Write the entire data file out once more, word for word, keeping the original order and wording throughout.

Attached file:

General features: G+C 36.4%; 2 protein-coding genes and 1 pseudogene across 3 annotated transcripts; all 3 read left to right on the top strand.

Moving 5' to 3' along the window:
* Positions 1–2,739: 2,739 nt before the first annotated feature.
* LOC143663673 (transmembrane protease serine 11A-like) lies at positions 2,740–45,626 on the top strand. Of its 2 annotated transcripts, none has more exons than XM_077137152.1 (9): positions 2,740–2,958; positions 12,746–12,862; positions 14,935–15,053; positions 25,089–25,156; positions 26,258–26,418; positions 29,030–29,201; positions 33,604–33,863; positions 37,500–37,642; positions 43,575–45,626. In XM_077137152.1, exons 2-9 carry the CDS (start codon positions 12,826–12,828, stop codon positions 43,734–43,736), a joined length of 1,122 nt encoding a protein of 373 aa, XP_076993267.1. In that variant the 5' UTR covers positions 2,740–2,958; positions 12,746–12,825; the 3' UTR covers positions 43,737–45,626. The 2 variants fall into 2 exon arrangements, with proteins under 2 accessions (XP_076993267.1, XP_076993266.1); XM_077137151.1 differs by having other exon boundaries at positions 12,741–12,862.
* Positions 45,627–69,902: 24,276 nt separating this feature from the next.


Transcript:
General features: G+C 36.4%; 2 protein-coding genes and 1 pseudogene across 3 annotated transcripts; all 3 read left to right on the top strand.

Moving 5' to 3' along the window:
* Positions 1–2,739: 2,739 nt before the first annotated feature.
* LOC143663673 (transmembrane protease serine 11A-like) lies at positions 2,740–45,626 on the top strand. Of its 2 annotated transcripts, none has more exons than XM_077137152.1 (9): positions 2,740–2,958; positions 12,746–12,862; positions 14,935–15,053; positions 25,089–25,156; positions 26,258–26,418; positions 29,030–29,201; positions 33,604–33,863; positions 37,500–37,642; positions 43,575–45,626. In XM_077137152.1, exons 2-9 carry the CDS (start codon positions 12,826–12,828, stop codon positions 43,734–43,736), a joined length of 1,122 nt encoding a protein of 373 aa, XP_076993267.1. In that variant the 5' UTR covers positions 2,740–2,958; positions 12,746–12,825; the 3' UTR covers positions 43,737–45,626. The 2 variants fall into 2 exon arrangements, with proteins under 2 accessions (XP_076993267.1, XP_076993266.1); XM_077137151.1 differs by having other exon boundaries at positions 12,741–12,862.
* Positions 45,627–69,902: 24,276 nt separating this feature from the next.